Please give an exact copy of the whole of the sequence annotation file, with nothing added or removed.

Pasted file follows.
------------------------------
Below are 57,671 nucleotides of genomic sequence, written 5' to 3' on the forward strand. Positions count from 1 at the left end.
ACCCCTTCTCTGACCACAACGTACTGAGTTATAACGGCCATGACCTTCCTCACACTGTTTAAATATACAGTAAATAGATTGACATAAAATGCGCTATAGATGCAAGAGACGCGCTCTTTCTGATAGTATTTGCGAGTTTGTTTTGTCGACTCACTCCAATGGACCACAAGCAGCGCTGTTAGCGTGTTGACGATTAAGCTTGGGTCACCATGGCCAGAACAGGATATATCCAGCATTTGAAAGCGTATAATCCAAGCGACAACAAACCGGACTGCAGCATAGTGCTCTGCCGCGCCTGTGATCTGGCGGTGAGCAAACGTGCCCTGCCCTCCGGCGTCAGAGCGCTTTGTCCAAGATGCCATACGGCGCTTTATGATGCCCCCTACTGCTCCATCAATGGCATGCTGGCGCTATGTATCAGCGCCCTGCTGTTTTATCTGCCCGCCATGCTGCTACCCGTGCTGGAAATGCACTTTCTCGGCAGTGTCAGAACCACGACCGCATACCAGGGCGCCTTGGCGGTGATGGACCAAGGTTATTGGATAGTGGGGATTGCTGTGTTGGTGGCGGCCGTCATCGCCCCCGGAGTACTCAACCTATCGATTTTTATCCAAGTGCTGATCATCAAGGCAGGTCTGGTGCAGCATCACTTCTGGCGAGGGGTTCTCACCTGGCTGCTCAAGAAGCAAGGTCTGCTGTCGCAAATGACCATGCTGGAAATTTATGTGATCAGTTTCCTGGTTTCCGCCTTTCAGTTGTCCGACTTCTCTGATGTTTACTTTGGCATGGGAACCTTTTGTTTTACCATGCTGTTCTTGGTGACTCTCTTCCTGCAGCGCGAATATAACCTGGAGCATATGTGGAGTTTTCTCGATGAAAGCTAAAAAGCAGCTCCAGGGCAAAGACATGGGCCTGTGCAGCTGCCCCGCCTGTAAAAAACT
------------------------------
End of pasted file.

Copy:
Below are 57,671 nucleotides of genomic sequence, written 5' to 3' on the forward strand. Positions count from 1 at the left end.
ACCCCTTCTCTGACCACAACGTACTGAGTTATAACGGCCATGACCTTCCTCACACTGTTTAAATATACAGTAAATAGATTGACATAAAATGCGCTATAGATGCAAGAGACGCGCTCTTTCTGATAGTATTTGCGAGTTTGTTTTGTCGACTCACTCCAATGGACCACAAGCAGCGCTGTTAGCGTGTTGACGATTAAGCTTGGGTCACCATGGCCAGAACAGGATATATCCAGCATTTGAAAGCGTATAATCCAAGCGACAACAAACCGGACTGCAGCATAGTGCTCTGCCGCGCCTGTGATCTGGCGGTGAGCAAACGTGCCCTGCCCTCCGGCGTCAGAGCGCTTTGTCCAAGATGCCATACGGCGCTTTATGATGCCCCCTACTGCTCCATCAATGGCATGCTGGCGCTATGTATCAGCGCCCTGCTGTTTTATCTGCCCGCCATGCTGCTACCCGTGCTGGAAATGCACTTTCTCGGCAGTGTCAGAACCACGACCGCATACCAGGGCGCCTTGGCGGTGATGGACCAAGGTTATTGGATAGTGGGGATTGCTGTGTTGGTGGCGGCCGTCATCGCCCCCGGAGTACTCAACCTATCGATTTTTATCCAAGTGCTGATCATCAAGGCAGGTCTGGTGCAGCATCACTTCTGGCGAGGGGTTCTCACCTGGCTGCTCAAGAAGCAAGGTCTGCTGTCGCAAATGACCATGCTGGAAATTTATGTGATCAGTTTCCTGGTTTCCGCCTTTCAGTTGTCCGACTTCTCTGATGTTTACTTTGGCATGGGAACCTTTTGTTTTACCATGCTGTTCTTGGTGACTCTCTTCCTGCAGCGCGAATATAACCTGGAGCATATGTGGAGTTTTCTCGATGAAAGCTAAAAAGCAGCTCCAGGGCAAAGACATGGGCCTGTGCAGCTGCCCCGCCTGTAAAAAACT